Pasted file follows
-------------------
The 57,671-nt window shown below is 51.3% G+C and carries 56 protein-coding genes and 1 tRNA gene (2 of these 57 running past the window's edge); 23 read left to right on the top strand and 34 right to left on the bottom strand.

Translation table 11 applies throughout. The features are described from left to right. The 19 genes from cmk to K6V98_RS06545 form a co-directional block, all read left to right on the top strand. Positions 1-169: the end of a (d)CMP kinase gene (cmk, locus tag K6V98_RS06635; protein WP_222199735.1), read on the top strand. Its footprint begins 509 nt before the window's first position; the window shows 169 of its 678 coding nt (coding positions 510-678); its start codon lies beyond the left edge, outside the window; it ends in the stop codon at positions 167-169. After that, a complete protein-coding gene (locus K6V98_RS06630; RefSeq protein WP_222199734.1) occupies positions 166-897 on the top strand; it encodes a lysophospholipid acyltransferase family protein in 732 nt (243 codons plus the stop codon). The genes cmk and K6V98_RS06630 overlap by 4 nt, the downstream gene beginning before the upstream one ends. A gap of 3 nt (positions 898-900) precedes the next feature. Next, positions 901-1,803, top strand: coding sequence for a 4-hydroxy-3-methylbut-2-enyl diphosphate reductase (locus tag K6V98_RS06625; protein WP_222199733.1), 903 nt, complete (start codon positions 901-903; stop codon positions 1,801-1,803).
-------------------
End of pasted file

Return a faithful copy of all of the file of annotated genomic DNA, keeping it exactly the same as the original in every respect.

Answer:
The 57,671-nt window shown below is 51.3% G+C and carries 56 protein-coding genes and 1 tRNA gene (2 of these 57 running past the window's edge); 23 read left to right on the top strand and 34 right to left on the bottom strand.

Translation table 11 applies throughout. The features are described from left to right. The 19 genes from cmk to K6V98_RS06545 form a co-directional block, all read left to right on the top strand. Positions 1-169: the end of a (d)CMP kinase gene (cmk, locus tag K6V98_RS06635; protein WP_222199735.1), read on the top strand. Its footprint begins 509 nt before the window's first position; the window shows 169 of its 678 coding nt (coding positions 510-678); its start codon lies beyond the left edge, outside the window; it ends in the stop codon at positions 167-169. After that, a complete protein-coding gene (locus K6V98_RS06630; RefSeq protein WP_222199734.1) occupies positions 166-897 on the top strand; it encodes a lysophospholipid acyltransferase family protein in 732 nt (243 codons plus the stop codon). The genes cmk and K6V98_RS06630 overlap by 4 nt, the downstream gene beginning before the upstream one ends. A gap of 3 nt (positions 898-900) precedes the next feature. Next, positions 901-1,803, top strand: coding sequence for a 4-hydroxy-3-methylbut-2-enyl diphosphate reductase (locus tag K6V98_RS06625; protein WP_222199733.1), 903 nt, complete (start codon positions 901-903; stop codon positions 1,801-1,803).